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Discussion Starter #1
So I know nothing about horses, nothing.<br><br>
Our neighbor has 4 horses that I've seen him ride quite a bit.<br><br>
Thing is, they have no shelter at all and look pretty thin. Honestly I don't know if horses are supposed to be this thin or not. You can see most of their ribs, but not so much that it's shocking or anything.<br><br>
I'm just a little concerned and was hoping for some input from people that are actually familiar with the animal.
 

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Well, from your description, it doesn't sound like he's doing to great of a job taking care of them. Though of course I can't say for sure without seeing them myself. But whether it's enough to get animal control involved...that's hard to say. It depends a lot on what your particular county can and can not do in that situation. For example, here, they probably couldn't do anything other than knock on his door and give him a lecture. If the horses are not in extremely poor condition and if they have water, animal control can't do a darn thing. I don't know if there are any "rules" about shelter. It can be frustrating. I called animal control on a woman who had many horses, all of which were very thin (you could see all of their ribs and hip bones). They couldn't do anything, because the horses weren't extremely emmaciated, all had access to water, and she had feed in her feed room (and claimed she was feeding them). <img alt="" class="inlineimg" src="http://www.mothering.com/discussions/images/smilies/irked.gif" style="border:0px solid;" title="irked">: The authorities wanted to do something, but all they could was tell her what she "should" do, because they have to follow their policies...and there wasn't enough reason, according to those policies, to take the horses. In that particular situation, I really think the horses should have been removed. It was worse than what you are describing.<br><br>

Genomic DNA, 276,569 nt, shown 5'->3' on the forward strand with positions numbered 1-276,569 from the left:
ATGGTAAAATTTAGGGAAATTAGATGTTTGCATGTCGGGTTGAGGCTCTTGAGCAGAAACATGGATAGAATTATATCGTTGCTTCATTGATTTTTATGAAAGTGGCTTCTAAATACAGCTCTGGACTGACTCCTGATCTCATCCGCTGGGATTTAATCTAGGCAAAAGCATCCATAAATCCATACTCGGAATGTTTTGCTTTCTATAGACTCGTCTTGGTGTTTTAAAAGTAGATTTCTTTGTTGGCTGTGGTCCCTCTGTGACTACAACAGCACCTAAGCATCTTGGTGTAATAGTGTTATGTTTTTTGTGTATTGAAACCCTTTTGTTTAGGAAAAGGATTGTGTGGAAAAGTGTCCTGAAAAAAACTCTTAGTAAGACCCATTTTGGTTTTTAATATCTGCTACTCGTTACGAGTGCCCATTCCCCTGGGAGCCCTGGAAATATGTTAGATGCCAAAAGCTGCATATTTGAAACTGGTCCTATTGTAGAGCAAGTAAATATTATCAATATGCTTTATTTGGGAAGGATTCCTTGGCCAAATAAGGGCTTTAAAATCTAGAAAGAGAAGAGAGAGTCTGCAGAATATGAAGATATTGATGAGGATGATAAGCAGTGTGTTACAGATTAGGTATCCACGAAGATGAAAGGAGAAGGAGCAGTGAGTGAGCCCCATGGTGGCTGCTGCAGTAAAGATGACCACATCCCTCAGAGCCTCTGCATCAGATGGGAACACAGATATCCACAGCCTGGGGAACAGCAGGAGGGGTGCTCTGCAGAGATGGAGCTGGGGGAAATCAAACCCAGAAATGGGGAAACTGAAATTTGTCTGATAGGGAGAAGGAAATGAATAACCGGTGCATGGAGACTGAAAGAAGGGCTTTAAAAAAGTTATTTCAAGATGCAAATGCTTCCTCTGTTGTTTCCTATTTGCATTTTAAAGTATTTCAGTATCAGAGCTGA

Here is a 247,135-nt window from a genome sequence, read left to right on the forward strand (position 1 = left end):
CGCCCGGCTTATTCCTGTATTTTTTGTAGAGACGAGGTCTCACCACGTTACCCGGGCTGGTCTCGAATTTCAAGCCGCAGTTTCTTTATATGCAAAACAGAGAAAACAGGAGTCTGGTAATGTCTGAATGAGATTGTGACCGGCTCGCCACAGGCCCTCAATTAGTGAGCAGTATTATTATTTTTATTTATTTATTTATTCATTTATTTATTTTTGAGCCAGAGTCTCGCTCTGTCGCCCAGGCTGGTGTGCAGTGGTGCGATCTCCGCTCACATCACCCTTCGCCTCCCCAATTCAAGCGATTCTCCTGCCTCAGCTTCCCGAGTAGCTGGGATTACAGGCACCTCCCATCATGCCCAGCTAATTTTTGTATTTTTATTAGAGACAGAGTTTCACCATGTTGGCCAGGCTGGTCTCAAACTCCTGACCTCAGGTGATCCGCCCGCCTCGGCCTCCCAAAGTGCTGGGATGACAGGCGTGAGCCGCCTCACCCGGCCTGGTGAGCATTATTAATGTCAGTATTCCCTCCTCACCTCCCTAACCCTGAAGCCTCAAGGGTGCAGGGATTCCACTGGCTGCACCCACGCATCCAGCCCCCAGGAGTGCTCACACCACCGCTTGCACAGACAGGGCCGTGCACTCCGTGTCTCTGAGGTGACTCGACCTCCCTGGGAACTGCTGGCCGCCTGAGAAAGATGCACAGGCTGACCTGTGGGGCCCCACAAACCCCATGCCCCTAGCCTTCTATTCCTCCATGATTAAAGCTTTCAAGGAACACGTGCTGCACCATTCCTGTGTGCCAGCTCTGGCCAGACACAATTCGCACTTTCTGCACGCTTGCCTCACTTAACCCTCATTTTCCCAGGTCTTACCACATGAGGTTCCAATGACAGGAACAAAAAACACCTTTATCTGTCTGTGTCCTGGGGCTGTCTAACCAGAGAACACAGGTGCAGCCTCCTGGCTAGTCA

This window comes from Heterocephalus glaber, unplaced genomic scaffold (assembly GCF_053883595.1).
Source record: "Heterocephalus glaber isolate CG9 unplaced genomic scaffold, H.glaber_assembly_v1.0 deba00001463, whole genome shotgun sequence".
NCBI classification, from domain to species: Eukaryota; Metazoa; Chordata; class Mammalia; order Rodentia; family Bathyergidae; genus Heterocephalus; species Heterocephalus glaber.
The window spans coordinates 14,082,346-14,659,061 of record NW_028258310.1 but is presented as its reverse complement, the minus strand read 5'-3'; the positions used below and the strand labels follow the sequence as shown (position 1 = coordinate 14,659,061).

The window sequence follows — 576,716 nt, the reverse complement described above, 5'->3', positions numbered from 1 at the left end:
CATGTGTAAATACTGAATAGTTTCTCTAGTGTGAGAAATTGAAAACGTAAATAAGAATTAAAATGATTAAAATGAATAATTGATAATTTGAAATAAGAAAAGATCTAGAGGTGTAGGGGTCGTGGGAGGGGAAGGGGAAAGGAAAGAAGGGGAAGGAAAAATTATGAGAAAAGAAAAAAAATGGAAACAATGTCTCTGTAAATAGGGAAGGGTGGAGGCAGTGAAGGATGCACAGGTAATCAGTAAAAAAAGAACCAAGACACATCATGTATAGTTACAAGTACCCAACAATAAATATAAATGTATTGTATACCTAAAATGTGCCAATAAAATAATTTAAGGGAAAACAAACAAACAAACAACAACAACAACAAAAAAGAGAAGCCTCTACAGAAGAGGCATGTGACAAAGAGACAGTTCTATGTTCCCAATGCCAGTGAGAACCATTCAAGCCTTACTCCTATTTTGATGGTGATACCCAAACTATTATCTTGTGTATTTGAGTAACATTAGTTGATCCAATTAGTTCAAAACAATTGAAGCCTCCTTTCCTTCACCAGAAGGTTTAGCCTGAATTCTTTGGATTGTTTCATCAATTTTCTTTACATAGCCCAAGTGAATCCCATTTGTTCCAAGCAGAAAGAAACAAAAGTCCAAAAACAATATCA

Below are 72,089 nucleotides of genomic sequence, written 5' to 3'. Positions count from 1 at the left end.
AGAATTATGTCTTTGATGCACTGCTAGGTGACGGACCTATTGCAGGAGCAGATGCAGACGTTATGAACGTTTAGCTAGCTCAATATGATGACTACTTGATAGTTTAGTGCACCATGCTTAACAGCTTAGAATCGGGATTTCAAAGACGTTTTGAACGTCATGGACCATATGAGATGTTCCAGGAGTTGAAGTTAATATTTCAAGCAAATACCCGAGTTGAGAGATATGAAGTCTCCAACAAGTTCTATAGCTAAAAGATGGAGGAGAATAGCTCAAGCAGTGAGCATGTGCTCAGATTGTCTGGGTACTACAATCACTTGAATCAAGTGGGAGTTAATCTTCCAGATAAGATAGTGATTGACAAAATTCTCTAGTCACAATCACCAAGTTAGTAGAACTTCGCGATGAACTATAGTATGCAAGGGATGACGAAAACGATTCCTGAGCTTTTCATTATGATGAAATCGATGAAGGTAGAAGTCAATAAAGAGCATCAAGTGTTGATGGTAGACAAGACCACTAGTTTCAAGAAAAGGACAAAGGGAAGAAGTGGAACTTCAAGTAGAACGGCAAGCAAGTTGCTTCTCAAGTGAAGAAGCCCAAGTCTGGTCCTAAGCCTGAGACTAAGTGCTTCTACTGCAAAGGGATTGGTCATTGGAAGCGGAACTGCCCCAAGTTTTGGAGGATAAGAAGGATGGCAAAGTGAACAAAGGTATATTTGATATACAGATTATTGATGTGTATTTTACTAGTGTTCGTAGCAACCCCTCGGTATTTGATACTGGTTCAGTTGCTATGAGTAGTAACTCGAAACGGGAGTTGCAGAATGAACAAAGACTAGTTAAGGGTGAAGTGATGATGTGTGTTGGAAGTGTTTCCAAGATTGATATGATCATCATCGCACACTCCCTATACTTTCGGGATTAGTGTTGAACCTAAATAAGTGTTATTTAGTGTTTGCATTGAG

Some horses naturally run a little "hotter" and you might see some ribs, especially when they move. But if they are a healthy skinny they will have decent muscling over their body, their coat will be shiny and in good condition, etc. I've know a few thoroughbreds that can be this way. I have a friend who's horse always shows a little rib. But the horse is in great shape and is very, very well-taken care of, very well fed, is on excellent pasture, has no underlying health issues that could be causing it...It's just how that particular horse is put together. Also, sometimes an older horse might be a little thin, too. I have a 30 year-old Arab gelding. He has always been a very narrowly-built horse. It is hard to keep weight on the old guy these days, and sometimes in the winter I can feel his ribs a bit more than I'd like to. We work hard to keep him on a good diet that keeps his weight up, and he's very healthy! But I would call him too skinny. However, he's certainly not neglected. But, if all four of these horses are "ribby", this probably isn't the case. No, horses shouldn't generally look that way.<br><br>
Do the horses even have trees for shade?? Can you see if their water is kept full and clean?? Typically, if you call animal control, they are obligated to come out and investigate. They probably can't do anything (and it doesn't necessarily sound extreme enough that they would remove the horses, anyway) but they can at least talk to the owner, and hopefully advise him of better ways to care for his animals. Maybe the owner is just ignorant and would listen to their advice and make some changes. If you are concerned for the well-being of the horses, I would call your local authorities and at least hear what they have to say. If the guy isn't really doing anything wrong, he's not going to get in trouble.<br><br>